BRODIE, Alexander (1748-1818), of Arnhall and The Burn, Kincardine.
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Family and Education
Writer, E.I. Co. (Madras) 1773; commissary’s asst. at Vellore 1776; commissary gen. 1779; factor 1780, jun. merchant 1782; returned to England ?1783.
Brodie, a wealthy nabob and close friend of Henry Dundas, had an electoral stake in a number of Scottish constituencies. He stood for Cromarty in 1790, when Nairnshire did not return a Member, but could do no more than use the threat of litigation to force his successful opponent to agree to vacate after four years. He was provided with a seat for Elgin Burghs by Dundas’s intervention with Lord Findlater, who operated an alternating system of nomination with Lord Kintore. He regarded the seat as ‘temporary accommodation’, which he was ready to surrender whenever Dundas wished, but no changes were made in the 1790 Parliament and in 1796 he was again returned for the burghs by Kintore, at Dundas’s request.1
Brodie remained loyal to Dundas, to whom he confessed in 1794 that any political influence he possessed ‘derived from being your protégé’, and was rewarded with a generous share of patronage.2 He either voted with the majority or was absent, supposed hostile, from the division on the Test Act, 10 May 1791, but voted against the abolition of the slave trade, 15 Mar. 1796, and for the assessed taxes augmentation bill, 4 Jan. 1798. He is not known to have spoken in the House. He told Dundas, 7 Nov. 1794, that he was ‘in many respects a great invalid’ and ‘under severe regimens for the recovery of my sight and the cure of other complaints’; on 7 Nov. 1796 he was given two months’ leave of absence for ‘recovery of his health’.3 Persistent bad health probably made him an infrequent attender and was presumably the reason for his retirement in 1802.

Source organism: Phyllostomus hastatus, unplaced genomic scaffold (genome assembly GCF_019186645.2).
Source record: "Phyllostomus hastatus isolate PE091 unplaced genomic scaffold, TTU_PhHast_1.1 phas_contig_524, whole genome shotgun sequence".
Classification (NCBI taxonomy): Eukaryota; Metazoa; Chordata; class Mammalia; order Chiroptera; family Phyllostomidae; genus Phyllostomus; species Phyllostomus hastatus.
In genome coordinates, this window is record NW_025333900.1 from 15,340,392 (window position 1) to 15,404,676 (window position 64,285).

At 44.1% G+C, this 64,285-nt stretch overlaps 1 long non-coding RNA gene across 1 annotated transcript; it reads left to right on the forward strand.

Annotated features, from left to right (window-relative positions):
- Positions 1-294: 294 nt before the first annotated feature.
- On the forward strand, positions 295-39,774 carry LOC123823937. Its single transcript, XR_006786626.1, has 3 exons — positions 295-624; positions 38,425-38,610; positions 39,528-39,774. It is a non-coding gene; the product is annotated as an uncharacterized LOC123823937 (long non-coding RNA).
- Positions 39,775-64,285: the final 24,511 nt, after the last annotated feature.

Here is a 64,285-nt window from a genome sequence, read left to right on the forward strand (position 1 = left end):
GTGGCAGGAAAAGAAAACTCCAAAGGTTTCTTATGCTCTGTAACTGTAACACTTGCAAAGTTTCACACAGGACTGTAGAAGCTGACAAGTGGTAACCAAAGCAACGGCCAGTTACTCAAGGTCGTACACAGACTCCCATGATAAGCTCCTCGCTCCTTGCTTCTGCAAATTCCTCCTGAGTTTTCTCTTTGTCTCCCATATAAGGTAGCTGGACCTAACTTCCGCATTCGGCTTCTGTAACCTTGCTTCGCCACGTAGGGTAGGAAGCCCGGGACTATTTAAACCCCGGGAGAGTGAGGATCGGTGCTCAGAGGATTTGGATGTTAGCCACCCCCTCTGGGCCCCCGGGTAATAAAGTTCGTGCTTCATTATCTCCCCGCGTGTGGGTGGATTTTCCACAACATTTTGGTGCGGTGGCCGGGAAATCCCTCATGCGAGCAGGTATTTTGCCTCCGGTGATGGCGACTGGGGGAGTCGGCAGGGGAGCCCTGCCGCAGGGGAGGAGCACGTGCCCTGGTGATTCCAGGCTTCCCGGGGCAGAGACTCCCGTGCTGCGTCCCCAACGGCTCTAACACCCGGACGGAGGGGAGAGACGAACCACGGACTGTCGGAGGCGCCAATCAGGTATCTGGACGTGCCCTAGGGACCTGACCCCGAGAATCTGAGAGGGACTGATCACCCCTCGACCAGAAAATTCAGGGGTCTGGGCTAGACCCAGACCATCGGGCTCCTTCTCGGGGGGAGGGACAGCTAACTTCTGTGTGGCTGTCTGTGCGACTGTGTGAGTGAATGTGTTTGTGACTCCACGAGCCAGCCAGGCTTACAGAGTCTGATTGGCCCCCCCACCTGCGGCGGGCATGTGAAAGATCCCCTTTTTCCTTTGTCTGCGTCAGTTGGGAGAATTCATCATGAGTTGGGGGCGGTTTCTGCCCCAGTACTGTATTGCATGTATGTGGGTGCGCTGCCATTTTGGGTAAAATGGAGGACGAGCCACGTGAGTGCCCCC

In 1806 Brodie was urged by his brother and Lord Melville to contest Nairnshire against Lord Cawdor’s interest. He was tempted to comply, but a late shift in the electoral situation, which opened the prospect of ‘a personal canvass and exertions of a nature which I am now incapable of making’, caused him to abandon the idea and ‘to court repose as the chief blessing I can now look for’.4
In 1813 Brodie’s daughter married the future 5th Duke of Gordon. Elizabeth Grant of Rothiemurchus later wrote:
She made him very happy, and paid his most pressing debts, that is her father did ... who either for himself or somebody for him had had the good sense to send him with a pen to a counting-house instead of with a sword to the battle-field. He made a really large fortune; he gave with his daughter ... one hundred thousand pounds down, and left her more than another at his death.5
Brodie died 15 Jan. 1818.6
Ref Volumes: 1790-1820
Authors: D. G. Henry / David R. Fisher
- 1. SRO GD51/1/198/1/5; 51/1/198/4/5; 51/1/198/23/1, 2.
- 2. SRO GD51/1/198/17/10; HMC Fortescue, ii. 303-4; Geo. III Corresp. i. 777.
- 3. SRO GD51/1/198/17/5; CJ, lii. 102.
- 4. SRO GD51/1/198/12/24.
- 5. Mems. of a Highland Lady ed. Lady Strachey, 253.
- 6. Not 15 Jan. 1812 as stated in Namier and Brooke, House of Commons 1754-1790, ii. 120. See Gent. Mag. (1818), i. 92.